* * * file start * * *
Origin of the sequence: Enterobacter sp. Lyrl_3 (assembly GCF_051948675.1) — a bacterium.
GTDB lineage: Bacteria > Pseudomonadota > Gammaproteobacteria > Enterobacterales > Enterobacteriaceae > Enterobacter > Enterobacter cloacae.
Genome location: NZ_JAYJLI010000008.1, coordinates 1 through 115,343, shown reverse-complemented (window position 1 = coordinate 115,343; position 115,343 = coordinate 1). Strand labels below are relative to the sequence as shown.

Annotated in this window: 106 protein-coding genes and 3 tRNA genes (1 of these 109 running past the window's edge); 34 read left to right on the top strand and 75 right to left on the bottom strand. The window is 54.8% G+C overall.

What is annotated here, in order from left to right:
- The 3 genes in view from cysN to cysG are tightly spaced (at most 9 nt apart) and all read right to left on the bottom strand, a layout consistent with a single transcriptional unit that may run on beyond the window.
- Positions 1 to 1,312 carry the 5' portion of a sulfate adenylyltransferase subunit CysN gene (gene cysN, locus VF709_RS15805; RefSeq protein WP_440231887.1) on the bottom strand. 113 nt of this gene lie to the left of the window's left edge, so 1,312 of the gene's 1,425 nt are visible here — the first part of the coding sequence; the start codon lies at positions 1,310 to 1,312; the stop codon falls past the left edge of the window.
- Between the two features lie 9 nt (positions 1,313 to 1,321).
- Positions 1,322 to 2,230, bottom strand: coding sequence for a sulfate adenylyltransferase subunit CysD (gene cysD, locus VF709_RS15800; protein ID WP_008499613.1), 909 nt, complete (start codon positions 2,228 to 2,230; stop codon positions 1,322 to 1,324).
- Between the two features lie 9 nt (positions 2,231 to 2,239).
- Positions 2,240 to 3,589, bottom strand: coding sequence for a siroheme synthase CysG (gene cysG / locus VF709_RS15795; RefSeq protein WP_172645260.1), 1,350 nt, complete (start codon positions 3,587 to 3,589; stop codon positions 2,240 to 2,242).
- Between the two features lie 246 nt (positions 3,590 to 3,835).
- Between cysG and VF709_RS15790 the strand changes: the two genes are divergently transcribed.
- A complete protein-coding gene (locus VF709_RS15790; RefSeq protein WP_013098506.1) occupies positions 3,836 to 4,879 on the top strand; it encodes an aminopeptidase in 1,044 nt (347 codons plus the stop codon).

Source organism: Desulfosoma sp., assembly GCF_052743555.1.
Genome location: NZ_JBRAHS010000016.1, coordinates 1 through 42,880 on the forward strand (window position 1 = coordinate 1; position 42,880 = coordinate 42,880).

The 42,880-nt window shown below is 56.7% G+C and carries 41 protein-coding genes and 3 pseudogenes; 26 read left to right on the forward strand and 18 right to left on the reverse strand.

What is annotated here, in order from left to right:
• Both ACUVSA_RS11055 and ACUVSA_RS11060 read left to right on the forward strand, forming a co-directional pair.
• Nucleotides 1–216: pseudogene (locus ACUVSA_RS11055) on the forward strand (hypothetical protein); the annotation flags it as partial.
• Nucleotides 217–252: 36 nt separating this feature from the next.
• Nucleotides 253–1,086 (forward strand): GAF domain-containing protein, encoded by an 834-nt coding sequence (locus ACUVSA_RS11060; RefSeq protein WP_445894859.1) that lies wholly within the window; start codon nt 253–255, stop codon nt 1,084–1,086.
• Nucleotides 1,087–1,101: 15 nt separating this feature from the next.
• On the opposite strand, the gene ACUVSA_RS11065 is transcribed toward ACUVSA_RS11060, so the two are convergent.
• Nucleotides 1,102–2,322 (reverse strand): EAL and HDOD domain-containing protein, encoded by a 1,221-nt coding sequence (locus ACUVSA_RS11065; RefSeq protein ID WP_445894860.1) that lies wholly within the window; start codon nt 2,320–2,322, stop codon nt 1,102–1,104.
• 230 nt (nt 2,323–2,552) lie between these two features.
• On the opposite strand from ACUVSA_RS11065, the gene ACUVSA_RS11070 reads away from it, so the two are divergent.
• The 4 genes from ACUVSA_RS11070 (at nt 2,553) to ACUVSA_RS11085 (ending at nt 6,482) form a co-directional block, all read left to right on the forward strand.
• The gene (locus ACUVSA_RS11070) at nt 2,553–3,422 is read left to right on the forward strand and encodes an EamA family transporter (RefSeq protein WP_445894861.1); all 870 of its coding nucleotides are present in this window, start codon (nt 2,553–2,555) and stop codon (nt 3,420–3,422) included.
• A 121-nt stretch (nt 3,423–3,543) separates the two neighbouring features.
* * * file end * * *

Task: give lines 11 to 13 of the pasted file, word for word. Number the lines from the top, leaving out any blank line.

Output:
- Positions 2,240 to 3,589, bottom strand: coding sequence for a siroheme synthase CysG (gene cysG / locus VF709_RS15795; RefSeq protein WP_172645260.1), 1,350 nt, complete (start codon positions 3,587 to 3,589; stop codon positions 2,240 to 2,242).
- Between the two features lie 246 nt (positions 3,590 to 3,835).
- Between cysG and VF709_RS15790 the strand changes: the two genes are divergently transcribed.